It is a deadly walk to the well in drought-hit Beed
As the severity of drought worsens in Marathwada, the scramble for water has made women and children most vulnerable to such deaths
It was three in the afternoon on Saturday when Chabubai Khamkar lost her balance, fell into a 40-foot-deep well and died, barely 100 metres from her house in Talnewadi village in Beed district. Chabubai’s village relies on tankers for water supply, but her house is on the outskirts where the tankers don’t go. There’s no handpump either.
The well she fell into is now the sole source of water nearly 20 houses. She had last drawn water from the well, which is now perilously low on stock (it will run dry in the next 10 days), late on Friday night when the village got its eight-hour power supply and she could pump up the water without much difficulty. But she had some free time on Saturday and decided to draw water up manually.
“The well is not really meant for drawing water manually and we usually pump the water out. Since there was absolutely no water in the house, my mother decided to draw up a few pots for housework. It cost her life,”’ said Ravindra Khamkar, Chabubai’s 23-year-old son and a computer engineer. “She worked as a daily wage farm labourer to put me through school and college,” said grief-stricken Khamkar.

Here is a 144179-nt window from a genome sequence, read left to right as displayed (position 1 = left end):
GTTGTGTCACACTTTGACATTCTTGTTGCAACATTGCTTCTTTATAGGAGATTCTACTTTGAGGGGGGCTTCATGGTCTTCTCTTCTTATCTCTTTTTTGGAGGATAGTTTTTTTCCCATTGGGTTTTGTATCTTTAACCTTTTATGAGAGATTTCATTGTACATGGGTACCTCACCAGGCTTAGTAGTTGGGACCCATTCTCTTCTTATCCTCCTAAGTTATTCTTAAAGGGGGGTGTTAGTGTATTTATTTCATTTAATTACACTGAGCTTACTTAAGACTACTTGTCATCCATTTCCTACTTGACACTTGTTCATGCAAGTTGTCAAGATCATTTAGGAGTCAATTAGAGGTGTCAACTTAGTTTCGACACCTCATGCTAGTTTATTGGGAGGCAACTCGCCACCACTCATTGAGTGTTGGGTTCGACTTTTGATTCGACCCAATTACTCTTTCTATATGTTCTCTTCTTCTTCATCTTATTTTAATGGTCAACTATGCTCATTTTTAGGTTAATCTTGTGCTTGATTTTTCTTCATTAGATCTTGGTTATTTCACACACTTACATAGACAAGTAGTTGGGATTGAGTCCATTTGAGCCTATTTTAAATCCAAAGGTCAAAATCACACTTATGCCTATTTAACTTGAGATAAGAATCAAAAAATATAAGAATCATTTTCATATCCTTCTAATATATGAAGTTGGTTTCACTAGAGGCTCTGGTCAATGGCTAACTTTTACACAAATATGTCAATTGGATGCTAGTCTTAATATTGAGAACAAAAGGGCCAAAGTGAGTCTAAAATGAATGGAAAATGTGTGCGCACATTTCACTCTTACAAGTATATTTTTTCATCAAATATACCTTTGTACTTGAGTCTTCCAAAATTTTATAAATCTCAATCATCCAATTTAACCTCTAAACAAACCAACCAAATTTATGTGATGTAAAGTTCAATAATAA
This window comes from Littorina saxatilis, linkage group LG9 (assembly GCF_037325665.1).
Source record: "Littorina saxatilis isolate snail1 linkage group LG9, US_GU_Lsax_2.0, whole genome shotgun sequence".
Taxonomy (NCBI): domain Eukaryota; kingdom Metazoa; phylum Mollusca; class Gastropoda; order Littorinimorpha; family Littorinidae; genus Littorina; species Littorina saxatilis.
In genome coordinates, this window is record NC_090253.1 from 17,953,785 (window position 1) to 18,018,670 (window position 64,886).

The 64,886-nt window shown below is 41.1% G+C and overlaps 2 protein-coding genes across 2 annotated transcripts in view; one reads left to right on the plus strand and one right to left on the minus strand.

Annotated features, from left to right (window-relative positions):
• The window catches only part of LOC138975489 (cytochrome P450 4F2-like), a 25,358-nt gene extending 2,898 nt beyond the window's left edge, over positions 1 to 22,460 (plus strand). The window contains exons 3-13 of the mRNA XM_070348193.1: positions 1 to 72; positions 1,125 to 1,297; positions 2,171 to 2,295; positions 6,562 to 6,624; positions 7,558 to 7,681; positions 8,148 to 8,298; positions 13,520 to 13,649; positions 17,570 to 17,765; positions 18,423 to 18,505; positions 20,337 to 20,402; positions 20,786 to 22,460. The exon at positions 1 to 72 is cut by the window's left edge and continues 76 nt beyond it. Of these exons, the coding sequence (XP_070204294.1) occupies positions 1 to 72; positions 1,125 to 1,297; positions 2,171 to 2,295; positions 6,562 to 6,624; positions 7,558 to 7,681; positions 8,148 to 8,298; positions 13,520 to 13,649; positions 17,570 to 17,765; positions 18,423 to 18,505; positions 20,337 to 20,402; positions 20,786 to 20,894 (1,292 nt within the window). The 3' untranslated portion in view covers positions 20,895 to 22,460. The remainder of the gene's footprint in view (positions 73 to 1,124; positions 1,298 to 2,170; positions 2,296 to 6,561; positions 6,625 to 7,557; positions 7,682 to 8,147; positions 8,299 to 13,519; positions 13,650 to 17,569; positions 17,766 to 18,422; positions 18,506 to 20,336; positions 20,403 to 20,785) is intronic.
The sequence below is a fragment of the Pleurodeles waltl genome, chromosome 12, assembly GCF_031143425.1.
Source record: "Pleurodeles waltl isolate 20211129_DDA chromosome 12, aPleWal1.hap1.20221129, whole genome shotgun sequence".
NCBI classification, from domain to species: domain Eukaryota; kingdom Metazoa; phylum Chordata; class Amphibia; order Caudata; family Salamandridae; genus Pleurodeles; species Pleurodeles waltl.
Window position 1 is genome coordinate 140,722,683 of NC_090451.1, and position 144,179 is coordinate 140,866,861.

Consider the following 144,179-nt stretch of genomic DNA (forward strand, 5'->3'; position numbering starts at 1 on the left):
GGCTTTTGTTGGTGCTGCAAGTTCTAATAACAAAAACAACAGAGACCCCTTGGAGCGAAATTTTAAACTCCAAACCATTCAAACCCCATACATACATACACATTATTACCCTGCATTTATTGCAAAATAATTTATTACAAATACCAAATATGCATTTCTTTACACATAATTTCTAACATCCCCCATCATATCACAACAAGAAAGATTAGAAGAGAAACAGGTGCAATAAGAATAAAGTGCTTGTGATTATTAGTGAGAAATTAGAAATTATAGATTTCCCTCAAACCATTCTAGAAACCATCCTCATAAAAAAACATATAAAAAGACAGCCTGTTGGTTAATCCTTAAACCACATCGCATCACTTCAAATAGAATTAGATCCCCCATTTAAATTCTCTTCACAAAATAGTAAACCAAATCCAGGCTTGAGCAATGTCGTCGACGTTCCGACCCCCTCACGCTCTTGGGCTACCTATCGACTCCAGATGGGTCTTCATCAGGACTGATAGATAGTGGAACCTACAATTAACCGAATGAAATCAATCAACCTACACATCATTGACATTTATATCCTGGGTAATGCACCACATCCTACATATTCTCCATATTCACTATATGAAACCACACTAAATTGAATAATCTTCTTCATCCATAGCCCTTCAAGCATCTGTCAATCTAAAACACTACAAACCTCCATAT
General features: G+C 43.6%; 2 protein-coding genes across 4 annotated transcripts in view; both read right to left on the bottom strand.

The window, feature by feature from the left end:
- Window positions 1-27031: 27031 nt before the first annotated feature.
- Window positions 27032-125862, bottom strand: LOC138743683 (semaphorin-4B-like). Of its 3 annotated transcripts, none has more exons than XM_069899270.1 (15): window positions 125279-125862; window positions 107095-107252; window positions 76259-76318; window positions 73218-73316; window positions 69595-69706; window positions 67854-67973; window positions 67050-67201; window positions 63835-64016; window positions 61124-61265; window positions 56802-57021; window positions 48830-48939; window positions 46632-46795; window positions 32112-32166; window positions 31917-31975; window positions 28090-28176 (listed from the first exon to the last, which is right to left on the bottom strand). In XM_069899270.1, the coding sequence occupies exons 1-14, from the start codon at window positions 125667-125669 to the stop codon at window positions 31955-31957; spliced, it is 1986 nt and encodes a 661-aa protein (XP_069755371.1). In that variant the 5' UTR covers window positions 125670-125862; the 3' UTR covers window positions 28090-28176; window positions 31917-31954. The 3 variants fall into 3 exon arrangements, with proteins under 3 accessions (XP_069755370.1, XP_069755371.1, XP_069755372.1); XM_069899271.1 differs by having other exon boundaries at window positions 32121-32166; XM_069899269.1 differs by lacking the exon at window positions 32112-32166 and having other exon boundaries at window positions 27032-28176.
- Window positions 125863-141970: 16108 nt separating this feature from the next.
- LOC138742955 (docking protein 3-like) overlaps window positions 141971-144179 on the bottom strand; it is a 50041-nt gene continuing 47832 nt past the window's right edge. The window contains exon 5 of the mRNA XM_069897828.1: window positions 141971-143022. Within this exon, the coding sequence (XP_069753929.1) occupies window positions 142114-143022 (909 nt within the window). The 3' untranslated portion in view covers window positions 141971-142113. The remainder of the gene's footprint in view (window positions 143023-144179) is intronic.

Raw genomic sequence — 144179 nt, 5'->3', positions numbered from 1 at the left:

Chabubai’s is the third drought-related death in Beed district in the last week. A day earlier, a 11-year-old boy, Sachin Kengar from Veeda village also in Beed district fell and drowned in a well when he had gone to fetch water with his cousin. Just three days before this, 12-year-old Yogita Desai, a fifth grade student from Sablkhed village in Beed, who had gone to fetch water from a hand pump just 500 meters away died of dehydration after making four trips back and forth in the searing heat.
As the severity of drought worsens in Marathwada, the scramble for water has made women and children most vulnerable to such deaths. Across the eight districts in rural areas, one sees women and children, now home on summer vacation, helping out families to fetch water from bore wells, run down wells and any other water source still available.
While the administration is not tracking these deaths, local journalists have pegged the figure at around 45 to 50 in the last three months.
“The administration is not considering these deaths but they are happening almost every alternate day as getting access to water gets more difficult in rural areas. Local journalists and newspapers have been keeping some track. By March end, I had reports of nearly 38 such deaths. The figure is anywhere between 45 and 50 now,” said Atul Deulgaokar, senior environmental journalist and author based in Latur and member of the Maharashtra State Disaster Management Authority.
Deaths reported so far in local newspapers include that of 10-year-old Rajshree Kamble in Beed, Natabai Tekale in Latur, 16-year-old Komal Hande in Beed, 14-year-old Manohar Harale and Rohit Bhagat in Latur, Sahebrao Adgale in Beed.
”My daughter died because she tried to fetch water by herself from the local well that had almost run out of water. We were not at home. She lost her balance trying to draw the pot of water up and fell. She died four days later due to the head injury, also because of apathy of doctors at the civil hospital. The village started getting tankers after she died,” said Vimal Kamble, Rajshree’s mother told HT.